VW Golf GTD: Review

By dint of its sheer all-round excellence, the latest Golf GTI has actually created rather a dilemma for the rest of the VW Group; why would you choose anything else? Yes, the Octavia vRS is cheaper but is *arguably* less desirable, and the next Leon Cupra is still a little way off.

What, you expected spoilers and a diffuser?
What, you expected spoilers and a diffuser?
But furthermore, where does that leave the GTD? For starters, it doesn't hold a significant price advantage, the range starting at £25,285 compared to £25,845 for the manual, 3-door GTI. And whilst the GTD of course boasts some enviable economy and emissions stats (67.3mpg and 109g/km), the GTI's 47.1mpg and 139g/km make the case for petrol stronger than ever.

So then, what can the GTD offer? Well, as it's the engine change that makes 'I' into 'D', under the bonnet seems the best place to start. The 2.0-litre diesel makes 184hp and 280lb ft; that puts power at 36hp below the standard GTI but, just as relevantly, only 22lb ft ahead. That's delivered across a narrower band of revs also.

Out on the road, the engine surprises with its sprightliness. It feels keen to rev smoothly beyond 4,000rpm in a quite un-diesel like fashion. It even sounds pretty good and appropriately aggressive too, which makes for a diesel that you really want to push rather than just utilise the torque of.

As 4-cyl diesels go, the GTD's is very sweet
As 4-cyl diesels go, the GTD's is very sweet
Our car had the £1,415 optional six-speed DSG. As we've come to expect from VW's dual-clutch 'boxes, it shifts smoothly and rapidly when using the paddles, and consistently finds the right ratio when left to its own devices as well. However, just as you're starting to revel in its responsiveness, the power disappears. Left-foot braking and this DSG don't agree, making it feel frustratingly sluggish at times.

At just 26kg heavier than the equivalent GTI (1,377kg plays 1,351kg), the GTD feels similarly agile to the petrol powered car. Both the GTI and GTD we drove were equipped with the standard dampers, which offers a good basis for comparison and also prevents us getting lost in VW's acronym labyrinth... The GTD has a softer standard set-up than the GTI, riding with a fraction more compliance and feeling a tad less agile through corners. The 'progressive steering' is fairly limp and lifeless in Eco mode and, whilst there's some weight in the sportier driving modes, it never feels that confidence inspiring. Artificial probably describes it best.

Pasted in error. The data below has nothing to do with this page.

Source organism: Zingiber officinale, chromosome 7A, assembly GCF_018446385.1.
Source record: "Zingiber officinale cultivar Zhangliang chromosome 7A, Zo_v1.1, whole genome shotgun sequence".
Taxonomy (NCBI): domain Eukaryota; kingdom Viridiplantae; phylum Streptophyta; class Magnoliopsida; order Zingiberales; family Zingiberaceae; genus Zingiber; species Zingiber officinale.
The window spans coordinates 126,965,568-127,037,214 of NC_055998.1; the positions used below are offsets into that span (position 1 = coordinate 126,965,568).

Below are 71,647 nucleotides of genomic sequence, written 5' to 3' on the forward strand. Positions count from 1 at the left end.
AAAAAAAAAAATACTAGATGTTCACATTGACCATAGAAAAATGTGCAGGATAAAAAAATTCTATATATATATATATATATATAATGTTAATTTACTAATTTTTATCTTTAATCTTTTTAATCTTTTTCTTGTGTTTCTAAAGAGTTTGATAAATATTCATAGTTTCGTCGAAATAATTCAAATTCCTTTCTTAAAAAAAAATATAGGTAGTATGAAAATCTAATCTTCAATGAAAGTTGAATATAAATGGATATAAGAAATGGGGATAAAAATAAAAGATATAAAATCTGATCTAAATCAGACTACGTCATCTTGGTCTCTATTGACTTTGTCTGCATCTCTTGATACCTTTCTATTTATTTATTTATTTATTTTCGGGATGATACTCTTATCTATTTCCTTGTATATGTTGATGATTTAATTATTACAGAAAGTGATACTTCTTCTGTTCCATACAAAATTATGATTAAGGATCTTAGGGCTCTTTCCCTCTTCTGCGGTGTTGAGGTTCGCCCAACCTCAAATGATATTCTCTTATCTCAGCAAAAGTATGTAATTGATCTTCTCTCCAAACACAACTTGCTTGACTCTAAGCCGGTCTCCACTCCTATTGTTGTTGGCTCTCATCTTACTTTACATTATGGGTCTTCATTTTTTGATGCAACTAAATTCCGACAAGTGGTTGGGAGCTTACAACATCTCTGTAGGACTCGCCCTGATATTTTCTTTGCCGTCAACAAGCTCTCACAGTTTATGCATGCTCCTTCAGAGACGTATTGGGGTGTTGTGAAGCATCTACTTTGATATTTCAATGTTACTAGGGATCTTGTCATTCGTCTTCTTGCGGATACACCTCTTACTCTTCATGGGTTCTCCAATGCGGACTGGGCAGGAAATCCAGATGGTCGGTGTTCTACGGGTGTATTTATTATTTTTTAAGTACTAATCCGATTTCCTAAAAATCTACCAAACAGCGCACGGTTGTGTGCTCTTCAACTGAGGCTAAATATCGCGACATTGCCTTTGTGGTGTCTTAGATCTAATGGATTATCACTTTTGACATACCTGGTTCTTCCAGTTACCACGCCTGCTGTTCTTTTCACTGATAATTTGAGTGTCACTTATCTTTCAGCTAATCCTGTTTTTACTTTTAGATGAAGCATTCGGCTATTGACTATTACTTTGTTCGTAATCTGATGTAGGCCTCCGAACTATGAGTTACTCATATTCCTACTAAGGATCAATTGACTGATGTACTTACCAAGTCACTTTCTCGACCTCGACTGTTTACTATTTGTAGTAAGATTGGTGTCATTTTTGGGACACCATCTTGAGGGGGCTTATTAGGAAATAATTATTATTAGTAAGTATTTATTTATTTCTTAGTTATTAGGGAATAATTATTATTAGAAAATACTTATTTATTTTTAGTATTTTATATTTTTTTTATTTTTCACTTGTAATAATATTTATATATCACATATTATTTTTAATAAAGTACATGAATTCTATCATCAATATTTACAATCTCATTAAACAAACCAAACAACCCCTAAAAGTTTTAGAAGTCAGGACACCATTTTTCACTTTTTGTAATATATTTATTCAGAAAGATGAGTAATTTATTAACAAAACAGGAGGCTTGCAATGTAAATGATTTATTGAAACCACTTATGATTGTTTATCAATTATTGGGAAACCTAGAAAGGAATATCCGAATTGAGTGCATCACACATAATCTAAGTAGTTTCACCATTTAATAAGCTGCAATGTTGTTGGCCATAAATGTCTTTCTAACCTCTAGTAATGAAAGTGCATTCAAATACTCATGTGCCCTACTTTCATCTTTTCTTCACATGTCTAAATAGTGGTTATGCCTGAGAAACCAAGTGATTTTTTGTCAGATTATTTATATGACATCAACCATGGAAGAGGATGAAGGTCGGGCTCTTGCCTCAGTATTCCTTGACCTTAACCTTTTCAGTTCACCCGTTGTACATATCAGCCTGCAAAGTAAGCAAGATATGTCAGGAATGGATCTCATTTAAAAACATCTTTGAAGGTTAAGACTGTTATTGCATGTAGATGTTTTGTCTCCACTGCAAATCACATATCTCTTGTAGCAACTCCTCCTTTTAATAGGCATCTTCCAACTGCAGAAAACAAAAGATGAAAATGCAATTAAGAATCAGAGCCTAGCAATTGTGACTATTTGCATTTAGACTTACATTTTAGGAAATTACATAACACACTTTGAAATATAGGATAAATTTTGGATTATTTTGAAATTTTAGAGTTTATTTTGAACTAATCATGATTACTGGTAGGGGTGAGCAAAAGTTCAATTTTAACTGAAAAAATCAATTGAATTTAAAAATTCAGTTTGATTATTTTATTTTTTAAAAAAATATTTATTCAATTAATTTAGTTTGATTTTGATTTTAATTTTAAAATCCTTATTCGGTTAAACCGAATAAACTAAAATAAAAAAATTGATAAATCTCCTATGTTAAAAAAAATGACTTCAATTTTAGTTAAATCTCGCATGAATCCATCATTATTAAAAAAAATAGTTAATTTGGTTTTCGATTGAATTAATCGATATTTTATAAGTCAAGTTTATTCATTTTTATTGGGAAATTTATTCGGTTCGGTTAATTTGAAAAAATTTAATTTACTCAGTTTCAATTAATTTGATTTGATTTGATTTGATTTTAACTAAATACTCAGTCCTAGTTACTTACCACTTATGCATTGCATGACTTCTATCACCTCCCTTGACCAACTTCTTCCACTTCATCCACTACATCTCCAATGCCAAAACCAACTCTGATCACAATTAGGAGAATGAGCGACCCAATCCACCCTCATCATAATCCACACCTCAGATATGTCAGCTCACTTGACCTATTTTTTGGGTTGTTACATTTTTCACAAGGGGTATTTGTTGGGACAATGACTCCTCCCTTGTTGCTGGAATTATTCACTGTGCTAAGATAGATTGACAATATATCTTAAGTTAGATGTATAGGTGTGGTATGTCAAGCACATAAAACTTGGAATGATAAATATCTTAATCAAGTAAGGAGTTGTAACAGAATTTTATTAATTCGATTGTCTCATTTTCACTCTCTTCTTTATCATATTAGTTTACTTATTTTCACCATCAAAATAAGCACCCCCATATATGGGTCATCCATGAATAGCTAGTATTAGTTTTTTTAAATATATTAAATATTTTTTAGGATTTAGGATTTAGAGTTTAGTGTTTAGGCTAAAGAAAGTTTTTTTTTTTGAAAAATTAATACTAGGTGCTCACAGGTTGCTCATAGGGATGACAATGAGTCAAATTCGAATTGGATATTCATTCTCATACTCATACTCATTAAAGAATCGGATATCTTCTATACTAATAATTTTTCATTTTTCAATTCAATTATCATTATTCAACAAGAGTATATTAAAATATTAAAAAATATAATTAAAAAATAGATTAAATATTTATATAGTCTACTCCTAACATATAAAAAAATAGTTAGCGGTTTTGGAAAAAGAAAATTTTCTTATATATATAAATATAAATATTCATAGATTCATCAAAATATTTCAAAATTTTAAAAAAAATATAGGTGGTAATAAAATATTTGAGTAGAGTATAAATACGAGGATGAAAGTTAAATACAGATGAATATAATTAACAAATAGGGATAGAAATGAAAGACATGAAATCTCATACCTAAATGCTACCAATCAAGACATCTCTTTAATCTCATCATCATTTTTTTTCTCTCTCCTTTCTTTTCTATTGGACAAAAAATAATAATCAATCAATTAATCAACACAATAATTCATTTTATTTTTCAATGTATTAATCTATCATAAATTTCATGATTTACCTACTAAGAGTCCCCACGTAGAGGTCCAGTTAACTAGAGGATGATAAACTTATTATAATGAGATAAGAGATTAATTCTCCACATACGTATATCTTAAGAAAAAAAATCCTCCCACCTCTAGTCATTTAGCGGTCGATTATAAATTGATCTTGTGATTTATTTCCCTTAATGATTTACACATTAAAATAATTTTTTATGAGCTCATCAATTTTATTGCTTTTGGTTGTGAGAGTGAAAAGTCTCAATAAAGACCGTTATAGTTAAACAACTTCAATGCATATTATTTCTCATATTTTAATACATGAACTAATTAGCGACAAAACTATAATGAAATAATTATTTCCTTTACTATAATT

Yes, you can enjoy roads like this in a GTD!
Yes, you can enjoy roads like this in a GTD!
VW's XDS+ (we couldn't entirely avoid acronyms) diff-aping traction control contributes to decent traction also, but you can never escape the feeling that the GTD is a rather more serious prospect than the GTI on the road.

It's standard fast Golf fare as far as the styling is concerned too; quite restrained but beautifully executed. The wheel, despite being connected to a less than brilliant steering system, is a lovely thing to hold.

This may be damning the Golf GTD with faint praise, but you can't escape the impression that it would make a fantastic company car. You could easily spend hours on the motorway returning more than 50mpg, actually enjoy a few more minor roads and arrive at your meeting destination in a desirable car. The GTD is very accomplished, but this is PH and not Fleet Car News; we'd take the GTI every day of the week.

1,968cc 4-cyl turbodiesel
Transmission: 6-speed manual, front-wheel drive (6-speed DSG optional)
Power (hp): 184@3,500-4,000rpm
Torque (lb ft): 280@1,750-3,250rpm
0-62mph: 7.5sec
Top speed: 141mph
Weight: 1,377kg
MPG: 67.3 (NEDC combined)
CO2: 109g/km
Price: £25,940 (standard five-door manual), £30,250 (as tested inc. £1,415 for DSG, £1,135 for Discover Navigation Pro, £355 for Winter pack, £355 for keyless entry, £525 for Dynaudio soundpack and £525 for 'Carbon Grey' metallic paint)

P.H. O'meter

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Comments (121) Join the discussion on the forum

  • Oddball RS 04 Nov 2013

    One of the best built cars out there, but at £30k for a heavy oil burning Golf, its a hell of a lot of money and will you look over your shoulder as you walk away from it?

  • TACottle 04 Nov 2013

    That's alot of money for a diesel Golf.

  • burwoodman 04 Nov 2013

    What they said.

  • GroundEffect 04 Nov 2013

    Carbon grey paint on a red car? Did they paint it twice?

  • Matt Bird 04 Nov 2013

    GroundEffect said:
    Carbon grey paint on a red car? Did they paint it twice?
    Hello! Drive of the GTD was sans photographer and so we had to use images provided by VW. Red is probably more photogenic and 'racier' than grey so that's what we had. Still a pretty decent car in either colour in my opinion.



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